South salutes sacrifice of World War I soldiers
A hundred years ago, 140 Southlanders boarded a train to Dunedin before heading overseas for World War I.
Eight months later many of them had been killed in battle at Gallipoli.
About 300 people gathered for the Southland Embarkation Centenary at the cenotaph in Invercargill yesterday.
The event marked 100 years since Southland's first volunteer soldiers of the 8th Southland Infantry Company and the 7th Southland Mounted Rifles headed by train to Dunedin to join the remainder of the Otago Infantry Battalion or the Otago Mounted Rifles for service in World War I.
Organiser Dr Aaron Fox said they wanted to commemorate the soldiers leaving as well as remember those who died. "This is one of our last chances to celebrate a positive event. Next April will be a much darker event," he said.
Speeches of the time were recited by Southland District Mayor Gary Tong as president of the Southland League W D Hunt, Invercargill Mayor Tim Shadbolt as Mayor McFarlane, and actor Andrew Firth Porter as Sir Joseph Ward.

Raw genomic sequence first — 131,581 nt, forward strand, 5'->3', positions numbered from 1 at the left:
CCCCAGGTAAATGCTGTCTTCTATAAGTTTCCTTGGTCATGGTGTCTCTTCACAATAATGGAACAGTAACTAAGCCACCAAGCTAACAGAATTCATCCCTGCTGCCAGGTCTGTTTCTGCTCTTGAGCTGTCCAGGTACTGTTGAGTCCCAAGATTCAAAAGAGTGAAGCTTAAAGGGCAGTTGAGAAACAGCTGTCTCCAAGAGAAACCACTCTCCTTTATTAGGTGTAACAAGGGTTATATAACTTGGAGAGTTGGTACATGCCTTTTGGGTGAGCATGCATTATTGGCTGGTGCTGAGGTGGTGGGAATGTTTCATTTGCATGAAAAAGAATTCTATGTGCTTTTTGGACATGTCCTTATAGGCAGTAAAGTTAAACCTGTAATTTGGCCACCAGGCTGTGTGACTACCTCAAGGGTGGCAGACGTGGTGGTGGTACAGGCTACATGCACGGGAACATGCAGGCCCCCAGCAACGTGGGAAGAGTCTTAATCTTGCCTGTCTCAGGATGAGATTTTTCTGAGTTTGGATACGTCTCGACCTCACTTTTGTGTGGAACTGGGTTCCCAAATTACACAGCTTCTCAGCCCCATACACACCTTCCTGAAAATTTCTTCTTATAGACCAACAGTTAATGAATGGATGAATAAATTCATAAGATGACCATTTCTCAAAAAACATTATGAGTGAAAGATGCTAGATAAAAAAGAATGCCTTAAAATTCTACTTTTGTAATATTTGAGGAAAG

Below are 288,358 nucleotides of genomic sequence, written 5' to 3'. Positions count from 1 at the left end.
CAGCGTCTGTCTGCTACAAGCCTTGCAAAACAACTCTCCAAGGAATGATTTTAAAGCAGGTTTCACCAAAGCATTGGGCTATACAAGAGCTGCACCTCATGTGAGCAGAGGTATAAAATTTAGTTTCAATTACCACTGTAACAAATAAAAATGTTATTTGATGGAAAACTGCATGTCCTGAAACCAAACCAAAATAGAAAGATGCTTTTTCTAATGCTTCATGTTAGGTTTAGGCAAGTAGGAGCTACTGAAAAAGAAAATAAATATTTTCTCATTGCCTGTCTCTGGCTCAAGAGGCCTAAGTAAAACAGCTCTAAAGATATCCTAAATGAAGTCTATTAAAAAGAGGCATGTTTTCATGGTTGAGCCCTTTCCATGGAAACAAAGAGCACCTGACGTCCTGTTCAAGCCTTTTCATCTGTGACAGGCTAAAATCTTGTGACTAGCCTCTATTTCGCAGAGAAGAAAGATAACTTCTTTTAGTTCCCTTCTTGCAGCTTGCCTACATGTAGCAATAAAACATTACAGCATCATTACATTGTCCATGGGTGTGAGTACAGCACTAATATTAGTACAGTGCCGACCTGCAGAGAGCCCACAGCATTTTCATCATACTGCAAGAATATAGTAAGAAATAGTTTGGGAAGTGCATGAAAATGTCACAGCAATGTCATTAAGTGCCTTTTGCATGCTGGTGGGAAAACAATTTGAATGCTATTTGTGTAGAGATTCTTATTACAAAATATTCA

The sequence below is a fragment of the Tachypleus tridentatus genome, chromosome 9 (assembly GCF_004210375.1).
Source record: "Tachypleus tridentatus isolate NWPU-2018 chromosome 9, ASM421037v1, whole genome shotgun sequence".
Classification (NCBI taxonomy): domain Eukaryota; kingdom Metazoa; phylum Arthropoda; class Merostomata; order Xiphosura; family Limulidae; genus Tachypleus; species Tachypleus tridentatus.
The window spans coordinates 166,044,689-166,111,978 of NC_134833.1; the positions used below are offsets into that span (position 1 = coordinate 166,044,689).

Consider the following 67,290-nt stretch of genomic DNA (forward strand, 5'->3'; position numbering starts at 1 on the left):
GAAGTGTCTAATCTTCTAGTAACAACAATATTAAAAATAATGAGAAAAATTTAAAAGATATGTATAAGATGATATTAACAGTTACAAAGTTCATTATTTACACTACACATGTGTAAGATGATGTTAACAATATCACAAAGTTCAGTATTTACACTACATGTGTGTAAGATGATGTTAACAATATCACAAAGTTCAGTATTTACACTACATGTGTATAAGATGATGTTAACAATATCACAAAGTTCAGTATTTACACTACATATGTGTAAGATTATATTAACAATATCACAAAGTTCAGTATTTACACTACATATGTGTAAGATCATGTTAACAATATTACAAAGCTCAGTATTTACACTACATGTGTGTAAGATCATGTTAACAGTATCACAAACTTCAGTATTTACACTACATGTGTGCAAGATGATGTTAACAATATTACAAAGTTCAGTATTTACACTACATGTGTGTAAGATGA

The speeches came from those written in the newspaper at the time of their delivery.
They were "sincere, concise and brief", Fox said.
The army brought out their active regimental Otago-Southland colours to commemorate the day, which was special, he said.
Members of the RSA laid wreaths, the 1915 Southland casualty list was read, the Last Post played and the soldiers were waved goodbye at the Invercargill train station.
The next event in the 100-year commemorations will be the Dusk to Dawn train ride on September 28, commemorating the soldiers leaving for war.
The 75th anniversary of the start of World War II is on September 3, while next year marks 50 years since the Vietnam War and 65 years since Korea.
It was important not to forget them and remember those who fought in Gallipoli, Fox said.
The Southland Times